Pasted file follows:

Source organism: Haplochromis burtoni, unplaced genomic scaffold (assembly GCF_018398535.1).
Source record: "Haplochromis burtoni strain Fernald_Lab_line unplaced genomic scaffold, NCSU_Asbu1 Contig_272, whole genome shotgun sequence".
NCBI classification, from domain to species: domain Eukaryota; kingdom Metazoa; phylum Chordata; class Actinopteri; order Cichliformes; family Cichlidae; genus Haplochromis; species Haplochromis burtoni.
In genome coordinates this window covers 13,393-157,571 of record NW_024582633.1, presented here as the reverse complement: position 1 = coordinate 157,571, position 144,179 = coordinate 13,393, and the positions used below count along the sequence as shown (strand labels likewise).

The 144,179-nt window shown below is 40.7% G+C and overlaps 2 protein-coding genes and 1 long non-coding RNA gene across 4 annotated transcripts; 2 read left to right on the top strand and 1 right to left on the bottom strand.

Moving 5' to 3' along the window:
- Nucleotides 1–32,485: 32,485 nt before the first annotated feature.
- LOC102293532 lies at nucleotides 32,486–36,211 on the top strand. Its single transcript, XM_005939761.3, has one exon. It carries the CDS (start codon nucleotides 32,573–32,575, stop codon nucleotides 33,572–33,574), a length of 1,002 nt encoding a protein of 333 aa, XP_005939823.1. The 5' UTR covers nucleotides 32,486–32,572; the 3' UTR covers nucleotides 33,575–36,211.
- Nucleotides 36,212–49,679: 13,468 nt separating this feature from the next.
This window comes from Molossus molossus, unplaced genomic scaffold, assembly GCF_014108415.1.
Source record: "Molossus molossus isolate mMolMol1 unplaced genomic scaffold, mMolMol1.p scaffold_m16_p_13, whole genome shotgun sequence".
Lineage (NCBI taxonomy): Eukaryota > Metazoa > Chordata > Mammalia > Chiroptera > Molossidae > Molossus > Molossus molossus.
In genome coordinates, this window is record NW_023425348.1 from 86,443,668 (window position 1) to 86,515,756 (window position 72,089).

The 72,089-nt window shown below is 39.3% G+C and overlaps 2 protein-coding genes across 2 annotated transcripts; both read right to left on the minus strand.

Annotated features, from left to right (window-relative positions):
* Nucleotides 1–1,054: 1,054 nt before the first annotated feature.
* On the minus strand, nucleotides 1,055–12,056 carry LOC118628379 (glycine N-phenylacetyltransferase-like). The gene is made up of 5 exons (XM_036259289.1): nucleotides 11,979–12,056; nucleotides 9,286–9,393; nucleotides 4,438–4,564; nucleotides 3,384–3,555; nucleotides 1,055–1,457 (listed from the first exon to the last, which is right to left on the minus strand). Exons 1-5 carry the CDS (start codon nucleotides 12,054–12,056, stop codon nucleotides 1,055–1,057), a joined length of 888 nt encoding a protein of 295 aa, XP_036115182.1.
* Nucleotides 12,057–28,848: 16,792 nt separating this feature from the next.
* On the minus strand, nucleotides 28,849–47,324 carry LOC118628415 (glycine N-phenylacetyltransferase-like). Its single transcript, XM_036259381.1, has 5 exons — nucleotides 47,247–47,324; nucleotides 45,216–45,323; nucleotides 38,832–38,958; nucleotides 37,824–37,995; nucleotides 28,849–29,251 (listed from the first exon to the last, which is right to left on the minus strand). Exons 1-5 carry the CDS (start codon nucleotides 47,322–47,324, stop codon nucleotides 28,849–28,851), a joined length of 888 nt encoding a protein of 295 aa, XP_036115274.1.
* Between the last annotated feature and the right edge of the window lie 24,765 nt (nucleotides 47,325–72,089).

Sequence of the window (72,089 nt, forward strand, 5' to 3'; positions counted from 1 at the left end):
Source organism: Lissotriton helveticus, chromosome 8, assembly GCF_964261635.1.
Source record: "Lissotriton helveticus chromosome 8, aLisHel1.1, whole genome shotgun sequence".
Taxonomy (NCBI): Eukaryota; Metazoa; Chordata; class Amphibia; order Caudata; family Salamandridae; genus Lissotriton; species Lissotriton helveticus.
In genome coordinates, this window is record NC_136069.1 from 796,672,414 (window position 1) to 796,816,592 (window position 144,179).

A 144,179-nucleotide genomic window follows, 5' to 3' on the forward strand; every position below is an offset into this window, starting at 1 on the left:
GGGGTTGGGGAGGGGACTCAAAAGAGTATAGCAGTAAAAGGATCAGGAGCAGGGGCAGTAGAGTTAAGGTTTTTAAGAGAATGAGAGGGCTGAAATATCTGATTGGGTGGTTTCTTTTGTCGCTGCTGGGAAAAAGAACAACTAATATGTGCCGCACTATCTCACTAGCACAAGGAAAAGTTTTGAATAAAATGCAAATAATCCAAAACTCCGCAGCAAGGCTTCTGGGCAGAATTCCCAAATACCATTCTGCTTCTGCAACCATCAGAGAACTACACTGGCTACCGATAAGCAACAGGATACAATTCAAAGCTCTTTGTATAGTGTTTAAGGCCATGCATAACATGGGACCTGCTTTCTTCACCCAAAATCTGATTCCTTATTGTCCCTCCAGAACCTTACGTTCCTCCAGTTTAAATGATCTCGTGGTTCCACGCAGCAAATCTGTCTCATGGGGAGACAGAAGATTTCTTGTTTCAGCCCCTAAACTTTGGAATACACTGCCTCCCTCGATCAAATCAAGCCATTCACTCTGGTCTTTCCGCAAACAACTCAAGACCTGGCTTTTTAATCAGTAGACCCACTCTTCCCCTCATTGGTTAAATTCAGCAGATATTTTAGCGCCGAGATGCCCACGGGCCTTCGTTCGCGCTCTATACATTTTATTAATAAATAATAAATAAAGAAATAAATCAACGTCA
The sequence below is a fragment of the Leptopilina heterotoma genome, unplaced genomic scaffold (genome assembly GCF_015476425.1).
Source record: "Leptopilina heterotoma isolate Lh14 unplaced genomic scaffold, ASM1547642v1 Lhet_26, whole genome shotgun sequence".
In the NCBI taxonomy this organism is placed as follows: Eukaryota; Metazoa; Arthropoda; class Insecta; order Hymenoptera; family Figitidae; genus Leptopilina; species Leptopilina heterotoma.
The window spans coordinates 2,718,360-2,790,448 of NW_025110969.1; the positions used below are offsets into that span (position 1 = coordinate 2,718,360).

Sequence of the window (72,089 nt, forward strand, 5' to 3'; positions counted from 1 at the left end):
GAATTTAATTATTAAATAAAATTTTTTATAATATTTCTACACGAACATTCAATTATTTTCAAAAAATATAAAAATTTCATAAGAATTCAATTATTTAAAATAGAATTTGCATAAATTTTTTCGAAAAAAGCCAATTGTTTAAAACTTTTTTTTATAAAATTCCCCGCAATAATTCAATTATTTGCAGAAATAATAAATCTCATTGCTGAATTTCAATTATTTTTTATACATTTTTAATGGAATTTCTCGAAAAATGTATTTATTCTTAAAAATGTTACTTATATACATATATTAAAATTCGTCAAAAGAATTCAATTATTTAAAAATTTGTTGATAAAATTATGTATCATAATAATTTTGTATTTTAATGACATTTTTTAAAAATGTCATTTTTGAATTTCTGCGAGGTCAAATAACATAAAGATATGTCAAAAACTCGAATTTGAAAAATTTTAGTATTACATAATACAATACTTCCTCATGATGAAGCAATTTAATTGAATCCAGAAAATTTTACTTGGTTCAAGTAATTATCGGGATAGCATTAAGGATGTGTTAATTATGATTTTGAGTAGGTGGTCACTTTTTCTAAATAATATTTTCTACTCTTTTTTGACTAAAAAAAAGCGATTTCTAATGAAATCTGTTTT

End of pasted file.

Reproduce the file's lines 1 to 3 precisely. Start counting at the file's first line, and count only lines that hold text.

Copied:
Source organism: Haplochromis burtoni, unplaced genomic scaffold (assembly GCF_018398535.1).
Source record: "Haplochromis burtoni strain Fernald_Lab_line unplaced genomic scaffold, NCSU_Asbu1 Contig_272, whole genome shotgun sequence".
NCBI classification, from domain to species: domain Eukaryota; kingdom Metazoa; phylum Chordata; class Actinopteri; order Cichliformes; family Cichlidae; genus Haplochromis; species Haplochromis burtoni.